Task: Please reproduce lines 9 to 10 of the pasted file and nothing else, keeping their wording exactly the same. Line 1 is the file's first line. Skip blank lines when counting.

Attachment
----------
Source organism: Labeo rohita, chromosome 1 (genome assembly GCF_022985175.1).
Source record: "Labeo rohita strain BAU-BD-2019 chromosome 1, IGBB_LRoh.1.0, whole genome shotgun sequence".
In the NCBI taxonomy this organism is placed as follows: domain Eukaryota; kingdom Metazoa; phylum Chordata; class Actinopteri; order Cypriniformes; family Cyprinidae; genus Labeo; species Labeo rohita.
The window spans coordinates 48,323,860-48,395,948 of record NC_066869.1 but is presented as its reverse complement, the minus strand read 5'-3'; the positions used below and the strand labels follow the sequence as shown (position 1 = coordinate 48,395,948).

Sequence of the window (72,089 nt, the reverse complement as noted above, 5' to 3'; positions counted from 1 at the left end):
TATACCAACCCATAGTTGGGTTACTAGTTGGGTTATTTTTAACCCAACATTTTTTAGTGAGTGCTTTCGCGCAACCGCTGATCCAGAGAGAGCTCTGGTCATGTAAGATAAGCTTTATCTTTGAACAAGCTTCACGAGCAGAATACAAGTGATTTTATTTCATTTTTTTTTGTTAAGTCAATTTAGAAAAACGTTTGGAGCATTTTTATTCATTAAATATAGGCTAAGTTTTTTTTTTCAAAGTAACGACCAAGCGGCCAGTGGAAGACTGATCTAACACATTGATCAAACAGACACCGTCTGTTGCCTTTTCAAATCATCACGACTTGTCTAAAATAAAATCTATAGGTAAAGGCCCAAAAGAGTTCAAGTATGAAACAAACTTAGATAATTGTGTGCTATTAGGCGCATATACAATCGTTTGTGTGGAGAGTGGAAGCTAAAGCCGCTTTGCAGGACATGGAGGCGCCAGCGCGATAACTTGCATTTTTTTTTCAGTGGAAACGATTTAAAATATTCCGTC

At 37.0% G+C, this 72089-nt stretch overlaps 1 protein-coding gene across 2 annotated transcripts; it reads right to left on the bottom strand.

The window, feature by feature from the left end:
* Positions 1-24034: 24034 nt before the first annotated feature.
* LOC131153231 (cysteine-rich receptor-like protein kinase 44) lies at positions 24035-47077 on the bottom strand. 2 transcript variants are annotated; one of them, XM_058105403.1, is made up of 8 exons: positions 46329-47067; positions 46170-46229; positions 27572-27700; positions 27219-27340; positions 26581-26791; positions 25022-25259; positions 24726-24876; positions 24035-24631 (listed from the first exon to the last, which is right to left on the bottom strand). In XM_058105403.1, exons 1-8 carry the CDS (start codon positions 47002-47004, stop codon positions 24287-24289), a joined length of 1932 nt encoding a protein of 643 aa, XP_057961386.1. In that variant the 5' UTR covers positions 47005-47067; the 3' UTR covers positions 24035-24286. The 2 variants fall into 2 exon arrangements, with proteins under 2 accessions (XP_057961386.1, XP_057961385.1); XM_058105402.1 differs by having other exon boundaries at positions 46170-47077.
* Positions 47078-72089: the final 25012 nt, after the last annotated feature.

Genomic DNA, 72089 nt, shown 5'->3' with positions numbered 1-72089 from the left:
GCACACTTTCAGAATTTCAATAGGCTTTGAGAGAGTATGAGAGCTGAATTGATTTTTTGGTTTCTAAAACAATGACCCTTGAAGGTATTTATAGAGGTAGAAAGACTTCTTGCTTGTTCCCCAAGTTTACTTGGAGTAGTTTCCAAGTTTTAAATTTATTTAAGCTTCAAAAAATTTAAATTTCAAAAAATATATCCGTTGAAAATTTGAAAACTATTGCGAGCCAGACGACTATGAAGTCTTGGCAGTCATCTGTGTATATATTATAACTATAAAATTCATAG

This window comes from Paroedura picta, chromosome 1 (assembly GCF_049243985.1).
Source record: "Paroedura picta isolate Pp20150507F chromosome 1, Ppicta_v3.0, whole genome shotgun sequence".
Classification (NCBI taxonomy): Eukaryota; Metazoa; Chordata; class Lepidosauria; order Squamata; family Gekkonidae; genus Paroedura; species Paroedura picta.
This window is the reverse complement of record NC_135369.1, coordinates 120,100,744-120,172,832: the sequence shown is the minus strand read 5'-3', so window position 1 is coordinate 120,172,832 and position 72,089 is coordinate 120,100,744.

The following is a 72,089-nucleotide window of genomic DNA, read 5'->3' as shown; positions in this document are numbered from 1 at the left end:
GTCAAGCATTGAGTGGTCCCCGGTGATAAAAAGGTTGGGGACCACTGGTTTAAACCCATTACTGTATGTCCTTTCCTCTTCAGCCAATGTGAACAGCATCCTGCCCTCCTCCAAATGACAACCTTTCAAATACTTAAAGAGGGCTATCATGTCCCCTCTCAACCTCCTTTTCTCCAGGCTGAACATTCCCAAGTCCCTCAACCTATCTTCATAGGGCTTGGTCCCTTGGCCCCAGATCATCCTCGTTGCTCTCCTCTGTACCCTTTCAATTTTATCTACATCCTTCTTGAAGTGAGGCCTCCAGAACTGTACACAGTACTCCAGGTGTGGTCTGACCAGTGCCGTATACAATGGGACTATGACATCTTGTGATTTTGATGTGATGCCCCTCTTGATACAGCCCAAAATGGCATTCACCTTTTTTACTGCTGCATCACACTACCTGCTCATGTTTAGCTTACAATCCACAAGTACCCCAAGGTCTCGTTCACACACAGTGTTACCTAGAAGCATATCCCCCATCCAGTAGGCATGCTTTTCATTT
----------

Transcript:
* Positions 1-24034: 24034 nt before the first annotated feature.
* LOC131153231 (cysteine-rich receptor-like protein kinase 44) lies at positions 24035-47077 on the bottom strand. 2 transcript variants are annotated; one of them, XM_058105403.1, is made up of 8 exons: positions 46329-47067; positions 46170-46229; positions 27572-27700; positions 27219-27340; positions 26581-26791; positions 25022-25259; positions 24726-24876; positions 24035-24631 (listed from the first exon to the last, which is right to left on the bottom strand). In XM_058105403.1, exons 1-8 carry the CDS (start codon positions 47002-47004, stop codon positions 24287-24289), a joined length of 1932 nt encoding a protein of 643 aa, XP_057961386.1. In that variant the 5' UTR covers positions 47005-47067; the 3' UTR covers positions 24035-24286. The 2 variants fall into 2 exon arrangements, with proteins under 2 accessions (XP_057961386.1, XP_057961385.1); XM_058105402.1 differs by having other exon boundaries at positions 46170-47077.